Thinking About ‘Future Things,’ Part 11 (of 12)

Thinking About ‘Future Things,’ Part 11 (of 12)

When it comes to eschatology (the study of “last things” or “future things” ), Christians sometimes fall into the fundamental error of being preoccupied with the most speculative elements of this doctrine. Ironically this error has been made numerous times in church history and is even explicitly spoken against in Scripture.

Preoccupation with Speculation

Anticipation of Jesus Christ’s literal second coming to Earth should motivate believers to live in holiness and gratitude to God for his precious gift of redemption (1 John 3:2-3). They should strive to reflect their gratitude through works that promote goodness, peace, and justice. Scripture calls Christians to be “salt and light” to the culture in which we live (Matthew 5:13-16). The Lord’s promised return should also inspire his followers to seek to extend God’s Kingdom by doing their part to fulfill the Great Commission–delivering the gospel message to all people (Matthew 28:19-20).

Unfortunately, instead of pursuing the noble ventures just mentioned, too many Christians become consumed with the more speculative elements of biblical eschatology. For example, throughout church history Christians have (at times) been known to engage in date-setting concerning the Lord’s return–even though the Bible expressly forbids this practice (Matthew 24:36.

The Millerite Movement of the 19th century led by the New England Baptist minister William Miller is probably the most egregious example of date-setting for Christ’s second coming. When the predicted day came but the Lord didn’t, the “Great Disappointment” that followed caused many to view Christianity with scorn. Yet, still scores of eschatology teachers over ensuing decades continued to make predictions that have, of course, been dead wrong.

Every person who has predicted a date for Christ’s return has been wrong and, therefore, I think we can conclude that everyone who repeats this mistake in the future will also be wrong.

Another speculative game that far too many Christians engage in is what one person describes as “pinning the tail on the anti-Christ.” When my father was a young man World War II produced numerous potential candidates for this role, including such evil dictators as Mussolini, Hitler, and Stalin. I am comfortable identifying all three of these ruthless men as types of “anti-Christs,” but again the exact eschatological predictions proved false. More recent predictions have included former Soviet leaders, past American presidents, and some recent Roman Catholic popes.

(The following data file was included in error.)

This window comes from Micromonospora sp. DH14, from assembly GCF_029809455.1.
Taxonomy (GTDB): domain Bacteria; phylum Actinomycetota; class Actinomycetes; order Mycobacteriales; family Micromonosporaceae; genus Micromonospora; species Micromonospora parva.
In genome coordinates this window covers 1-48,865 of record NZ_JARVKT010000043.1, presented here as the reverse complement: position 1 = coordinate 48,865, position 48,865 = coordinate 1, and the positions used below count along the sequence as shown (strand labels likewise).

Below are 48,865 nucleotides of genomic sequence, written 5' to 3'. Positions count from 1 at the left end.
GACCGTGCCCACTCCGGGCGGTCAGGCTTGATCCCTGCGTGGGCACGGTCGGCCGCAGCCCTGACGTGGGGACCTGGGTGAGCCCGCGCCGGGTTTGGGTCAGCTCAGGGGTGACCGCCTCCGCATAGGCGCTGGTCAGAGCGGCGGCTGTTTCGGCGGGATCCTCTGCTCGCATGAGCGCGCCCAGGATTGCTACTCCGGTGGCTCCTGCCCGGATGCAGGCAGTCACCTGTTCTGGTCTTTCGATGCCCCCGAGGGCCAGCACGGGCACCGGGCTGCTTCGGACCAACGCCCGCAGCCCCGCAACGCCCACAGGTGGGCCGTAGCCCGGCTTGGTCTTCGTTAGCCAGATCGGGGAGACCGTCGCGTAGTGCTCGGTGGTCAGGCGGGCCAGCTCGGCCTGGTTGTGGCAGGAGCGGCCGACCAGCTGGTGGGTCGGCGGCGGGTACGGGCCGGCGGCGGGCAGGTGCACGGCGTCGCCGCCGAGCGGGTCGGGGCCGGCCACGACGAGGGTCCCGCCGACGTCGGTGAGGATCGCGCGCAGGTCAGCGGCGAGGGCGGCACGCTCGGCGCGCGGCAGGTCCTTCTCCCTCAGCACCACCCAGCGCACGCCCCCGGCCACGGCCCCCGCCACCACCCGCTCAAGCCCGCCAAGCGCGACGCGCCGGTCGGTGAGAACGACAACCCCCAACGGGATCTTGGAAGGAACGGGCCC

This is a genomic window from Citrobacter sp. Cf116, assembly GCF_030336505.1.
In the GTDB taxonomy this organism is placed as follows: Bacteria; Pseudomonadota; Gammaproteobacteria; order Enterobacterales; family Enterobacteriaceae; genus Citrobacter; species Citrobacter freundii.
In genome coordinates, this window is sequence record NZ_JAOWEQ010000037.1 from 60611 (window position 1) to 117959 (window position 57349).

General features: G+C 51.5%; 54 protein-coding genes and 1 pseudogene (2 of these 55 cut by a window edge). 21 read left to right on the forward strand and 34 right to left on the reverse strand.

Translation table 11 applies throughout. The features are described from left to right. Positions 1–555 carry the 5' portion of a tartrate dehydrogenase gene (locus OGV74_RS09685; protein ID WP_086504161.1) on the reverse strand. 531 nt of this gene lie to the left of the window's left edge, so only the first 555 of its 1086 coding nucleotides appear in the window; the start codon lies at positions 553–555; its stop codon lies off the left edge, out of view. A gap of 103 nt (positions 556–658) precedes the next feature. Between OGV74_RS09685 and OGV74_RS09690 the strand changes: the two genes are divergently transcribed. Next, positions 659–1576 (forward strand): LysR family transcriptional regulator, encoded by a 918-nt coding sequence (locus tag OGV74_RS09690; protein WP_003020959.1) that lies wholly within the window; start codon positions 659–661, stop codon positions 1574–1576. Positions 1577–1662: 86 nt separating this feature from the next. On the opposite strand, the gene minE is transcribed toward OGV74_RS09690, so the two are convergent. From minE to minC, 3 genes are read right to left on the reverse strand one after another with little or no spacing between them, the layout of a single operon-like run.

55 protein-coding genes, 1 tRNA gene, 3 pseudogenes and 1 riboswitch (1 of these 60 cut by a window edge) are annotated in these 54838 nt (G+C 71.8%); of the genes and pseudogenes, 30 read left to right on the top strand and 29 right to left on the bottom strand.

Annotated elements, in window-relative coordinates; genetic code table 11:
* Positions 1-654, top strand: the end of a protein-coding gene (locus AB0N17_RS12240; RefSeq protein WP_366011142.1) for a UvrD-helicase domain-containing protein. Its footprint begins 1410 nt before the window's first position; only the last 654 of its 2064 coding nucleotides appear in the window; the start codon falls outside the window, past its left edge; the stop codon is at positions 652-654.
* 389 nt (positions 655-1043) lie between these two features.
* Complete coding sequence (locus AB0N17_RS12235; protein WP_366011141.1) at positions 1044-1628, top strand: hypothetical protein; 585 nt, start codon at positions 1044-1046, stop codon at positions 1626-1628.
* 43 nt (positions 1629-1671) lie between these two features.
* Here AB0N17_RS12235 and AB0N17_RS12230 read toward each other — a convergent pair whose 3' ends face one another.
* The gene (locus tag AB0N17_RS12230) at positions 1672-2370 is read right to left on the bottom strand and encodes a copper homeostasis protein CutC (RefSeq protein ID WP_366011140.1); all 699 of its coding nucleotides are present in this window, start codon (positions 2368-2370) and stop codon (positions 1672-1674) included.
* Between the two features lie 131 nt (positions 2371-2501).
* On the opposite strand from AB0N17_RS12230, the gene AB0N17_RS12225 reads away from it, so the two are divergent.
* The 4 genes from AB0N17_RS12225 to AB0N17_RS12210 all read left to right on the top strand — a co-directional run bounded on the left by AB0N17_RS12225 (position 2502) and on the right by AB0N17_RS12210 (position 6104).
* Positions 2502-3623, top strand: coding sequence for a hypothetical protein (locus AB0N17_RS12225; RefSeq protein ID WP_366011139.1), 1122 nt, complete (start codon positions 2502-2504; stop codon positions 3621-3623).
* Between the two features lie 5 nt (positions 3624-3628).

Rather than emphasizing the more speculative areas of eschatology Christians ought to stress the essential features that they all agree on. In parts 2 and 3 of this series I discussed what I call “Mere Christian Eschatology.”

Five Historic Christian Eschatological Essentials

1. Second Coming of Jesus Christ

Jesus Christ will literally (bodily) return to Earth at his second advent (Matthew 25:31-32; Acts 1:10-11; 1 Thessalonians 4:15-17; Titus 2:13).

2. General Resurrection of the Dead

Subsequent to Christ’s second coming, God will resurrect the physical bodies of all human beings who have ever lived on planet Earth (John 5:28-29; Acts 24:15; 1 Corinthians 15:51-52).

3. Final Judgment of Humankind

After Christ raises humanity from the dead he will judge human beings (Matthew 25:32-33; John 12:47-48; Acts 17:31).

4. Eternal State

Christianity affirms the unfolding of the eternal state. Nonbelievers go away to eternal misery (2 Thessalonians 1:8-9), while believers partake of eternal blessedness (Romans 8:30).

5. New Creation

After the incredible apocalyptic events described above, God will destroy this present cosmos (2 Peter 3:7, 10, 12) and bring forth a new heaven and a new earth (Revelation 21:1-5).

These five points of essential eschatological agreement mark the profound common ground that believers share even in an area that reflects marked differences and controversy. The Christian vision of reality includes an incredibly hopeful and peaceful apocalyptic picture of the future state.

For an introduction to the topic of general eschatology, see Donald G. Bloesch, The Last Things.

For some excellent theological analysis of the Christian view of individual eschatology, see John Jefferson Davis, Handbook of Basic Bible Texts.

Part 1 | Part 2 | Part 3 | Part 4 | Part 5 | Part 6 | Part 7 | Part 8 | Part 9 | Part 10 | Part 11 | Part 12